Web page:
GMX_ARCH makes some sense, but feels like we are exceeding our role again (and CMake does not support proper enums).

It also makes sense to use CMAKE_SYSTEM_xxx MATCHES ${ARCH_REGEX}. That pushes the workload of detection and setup to the toolchain designers, not to mainstream GROMACS developers. The latter approach also means we have the ability to be flexible for systems that can have radically different kinds of processors (Windows, Linux, Mac) but have other similarities - we test CMAKE_SYSTEM_NAME or CMAKE_SYSTEM_PROCESSOR according to need (or use the predefined WINDOWS/CYGWIN/UNIX/APPLE variables as appropriate). We only have to maintain some regexes (which won't be very clean for x86). Using GMX_ARCH would mean using two-part predicates in some cases for no gain I can see so far.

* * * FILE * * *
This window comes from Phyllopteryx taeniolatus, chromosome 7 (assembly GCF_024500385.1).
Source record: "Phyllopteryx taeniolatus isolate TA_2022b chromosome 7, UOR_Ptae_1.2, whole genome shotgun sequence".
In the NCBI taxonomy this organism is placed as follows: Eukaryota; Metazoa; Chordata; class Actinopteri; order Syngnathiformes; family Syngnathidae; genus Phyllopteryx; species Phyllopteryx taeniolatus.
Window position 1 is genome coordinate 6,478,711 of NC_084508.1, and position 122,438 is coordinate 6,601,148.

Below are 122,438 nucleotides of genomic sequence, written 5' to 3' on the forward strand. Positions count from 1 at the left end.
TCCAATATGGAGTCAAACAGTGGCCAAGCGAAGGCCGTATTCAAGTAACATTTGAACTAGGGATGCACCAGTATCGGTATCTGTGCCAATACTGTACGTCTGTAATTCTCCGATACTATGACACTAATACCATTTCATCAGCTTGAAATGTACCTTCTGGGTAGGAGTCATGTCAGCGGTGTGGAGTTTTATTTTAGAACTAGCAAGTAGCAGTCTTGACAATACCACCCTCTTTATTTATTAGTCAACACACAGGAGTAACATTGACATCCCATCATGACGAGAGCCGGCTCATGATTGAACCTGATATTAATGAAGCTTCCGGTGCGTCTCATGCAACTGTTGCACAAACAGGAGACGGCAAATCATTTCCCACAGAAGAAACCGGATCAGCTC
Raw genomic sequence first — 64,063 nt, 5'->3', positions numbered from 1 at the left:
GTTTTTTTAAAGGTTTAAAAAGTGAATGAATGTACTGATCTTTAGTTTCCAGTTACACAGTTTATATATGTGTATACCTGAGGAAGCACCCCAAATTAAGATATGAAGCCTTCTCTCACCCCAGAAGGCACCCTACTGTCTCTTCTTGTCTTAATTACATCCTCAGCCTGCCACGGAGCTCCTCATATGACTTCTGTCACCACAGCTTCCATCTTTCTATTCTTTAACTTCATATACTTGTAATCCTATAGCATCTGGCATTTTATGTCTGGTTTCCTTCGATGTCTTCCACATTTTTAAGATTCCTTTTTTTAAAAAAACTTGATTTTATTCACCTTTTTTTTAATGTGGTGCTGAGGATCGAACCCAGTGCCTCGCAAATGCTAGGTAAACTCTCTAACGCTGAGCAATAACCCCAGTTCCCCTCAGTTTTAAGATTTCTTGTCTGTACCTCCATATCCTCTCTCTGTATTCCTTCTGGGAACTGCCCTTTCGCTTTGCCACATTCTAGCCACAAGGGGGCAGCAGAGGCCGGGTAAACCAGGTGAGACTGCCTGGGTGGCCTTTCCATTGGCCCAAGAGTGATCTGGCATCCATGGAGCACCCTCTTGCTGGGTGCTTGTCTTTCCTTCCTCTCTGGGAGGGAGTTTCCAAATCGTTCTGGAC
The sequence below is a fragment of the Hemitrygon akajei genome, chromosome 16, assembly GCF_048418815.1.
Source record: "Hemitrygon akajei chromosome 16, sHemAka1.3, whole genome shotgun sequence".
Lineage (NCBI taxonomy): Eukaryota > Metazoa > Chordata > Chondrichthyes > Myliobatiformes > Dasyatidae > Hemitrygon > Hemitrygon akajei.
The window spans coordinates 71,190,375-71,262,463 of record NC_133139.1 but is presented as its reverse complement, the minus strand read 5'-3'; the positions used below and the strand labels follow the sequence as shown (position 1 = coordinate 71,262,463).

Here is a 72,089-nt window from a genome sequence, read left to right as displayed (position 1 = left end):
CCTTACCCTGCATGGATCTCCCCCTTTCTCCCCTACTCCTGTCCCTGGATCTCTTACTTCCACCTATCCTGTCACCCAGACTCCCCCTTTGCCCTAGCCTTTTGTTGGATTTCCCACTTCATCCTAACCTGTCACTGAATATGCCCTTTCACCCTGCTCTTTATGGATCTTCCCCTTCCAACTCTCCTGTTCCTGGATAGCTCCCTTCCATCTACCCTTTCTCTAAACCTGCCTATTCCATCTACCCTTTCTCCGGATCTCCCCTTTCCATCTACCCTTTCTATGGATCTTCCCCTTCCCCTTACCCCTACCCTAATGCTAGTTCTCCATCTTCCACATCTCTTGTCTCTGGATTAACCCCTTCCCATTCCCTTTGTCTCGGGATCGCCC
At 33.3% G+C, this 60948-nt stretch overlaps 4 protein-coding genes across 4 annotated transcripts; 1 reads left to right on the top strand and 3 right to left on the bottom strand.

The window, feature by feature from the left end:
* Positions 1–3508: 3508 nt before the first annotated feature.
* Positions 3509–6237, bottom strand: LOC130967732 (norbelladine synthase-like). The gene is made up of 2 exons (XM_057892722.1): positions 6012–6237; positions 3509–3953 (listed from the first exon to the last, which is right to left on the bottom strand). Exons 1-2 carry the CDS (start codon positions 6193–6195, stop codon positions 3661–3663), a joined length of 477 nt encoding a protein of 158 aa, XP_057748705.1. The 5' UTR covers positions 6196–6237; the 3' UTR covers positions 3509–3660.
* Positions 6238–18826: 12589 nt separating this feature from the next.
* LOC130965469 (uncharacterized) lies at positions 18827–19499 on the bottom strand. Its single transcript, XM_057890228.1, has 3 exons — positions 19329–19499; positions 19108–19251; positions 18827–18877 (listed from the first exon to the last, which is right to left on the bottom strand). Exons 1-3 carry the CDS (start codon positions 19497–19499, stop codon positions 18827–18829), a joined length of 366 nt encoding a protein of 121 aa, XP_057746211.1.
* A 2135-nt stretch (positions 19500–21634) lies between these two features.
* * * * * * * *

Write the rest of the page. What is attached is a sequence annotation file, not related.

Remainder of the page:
In practice, defining GMX_IS_X86 for internal + config.h use probably makes life easier (but we should set it from a comparison with CMAKE_SYSTEM_xxx).

We do need to think carefully about how to manage intra-x86 cross-compilation (e.g. cluster front end for cluster back end)

#5 Updated by Erik Lindahl over 6 years ago

Could we take a step back here and be more specific?

The entire layout of the current CPU detection is that the Gromacs CPUID routines are always available, but when we don't recognize the hardware they will simply return that it is unidentified. Duplicating the entire detection infrastructure and acceleration settings to have them separate for each architecture is probably the last thing we want.

Why do we need a special setting for whether the architecture is x86 in the first place?

#6 Updated by Erik Lindahl over 6 years ago

  • Status changed from New to Closed

Fixed by commit d24f81b3fb765520534f8d83ea070a2f4835368e.